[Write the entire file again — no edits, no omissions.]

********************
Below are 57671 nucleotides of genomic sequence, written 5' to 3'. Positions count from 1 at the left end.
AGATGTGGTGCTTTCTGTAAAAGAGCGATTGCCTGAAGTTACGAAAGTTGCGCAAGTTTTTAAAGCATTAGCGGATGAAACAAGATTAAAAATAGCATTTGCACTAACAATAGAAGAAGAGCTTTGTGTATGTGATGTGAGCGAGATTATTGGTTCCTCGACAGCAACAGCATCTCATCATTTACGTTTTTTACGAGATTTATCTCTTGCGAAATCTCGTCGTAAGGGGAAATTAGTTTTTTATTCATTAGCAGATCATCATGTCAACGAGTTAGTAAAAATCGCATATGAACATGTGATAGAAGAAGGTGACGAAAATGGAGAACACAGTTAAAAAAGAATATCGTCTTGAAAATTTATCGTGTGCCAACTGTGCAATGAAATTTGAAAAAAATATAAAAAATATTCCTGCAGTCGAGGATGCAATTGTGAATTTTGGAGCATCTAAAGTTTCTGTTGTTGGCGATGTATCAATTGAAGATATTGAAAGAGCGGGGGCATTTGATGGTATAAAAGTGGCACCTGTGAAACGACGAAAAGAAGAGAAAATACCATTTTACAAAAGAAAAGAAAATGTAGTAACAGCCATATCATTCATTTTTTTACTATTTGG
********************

Below are 57671 nucleotides of genomic sequence, written 5' to 3'. Positions count from 1 at the left end.
AGATGTGGTGCTTTCTGTAAAAGAGCGATTGCCTGAAGTTACGAAAGTTGCGCAAGTTTTTAAAGCATTAGCGGATGAAACAAGATTAAAAATAGCATTTGCACTAACAATAGAAGAAGAGCTTTGTGTATGTGATGTGAGCGAGATTATTGGTTCCTCGACAGCAACAGCATCTCATCATTTACGTTTTTTACGAGATTTATCTCTTGCGAAATCTCGTCGTAAGGGGAAATTAGTTTTTTATTCATTAGCAGATCATCATGTCAACGAGTTAGTAAAAATCGCATATGAACATGTGATAGAAGAAGGTGACGAAAATGGAGAACACAGTTAAAAAAGAATATCGTCTTGAAAATTTATCGTGTGCCAACTGTGCAATGAAATTTGAAAAAAATATAAAAAATATTCCTGCAGTCGAGGATGCAATTGTGAATTTTGGAGCATCTAAAGTTTCTGTTGTTGGCGATGTATCAATTGAAGATATTGAAAGAGCGGGGGCATTTGATGGTATAAAAGTGGCACCTGTGAAACGACGAAAAGAAGAGAAAATACCATTTTACAAAAGAAAAGAAAATGTAGTAACAGCCATATCATTCATTTTTTTACTATTTGG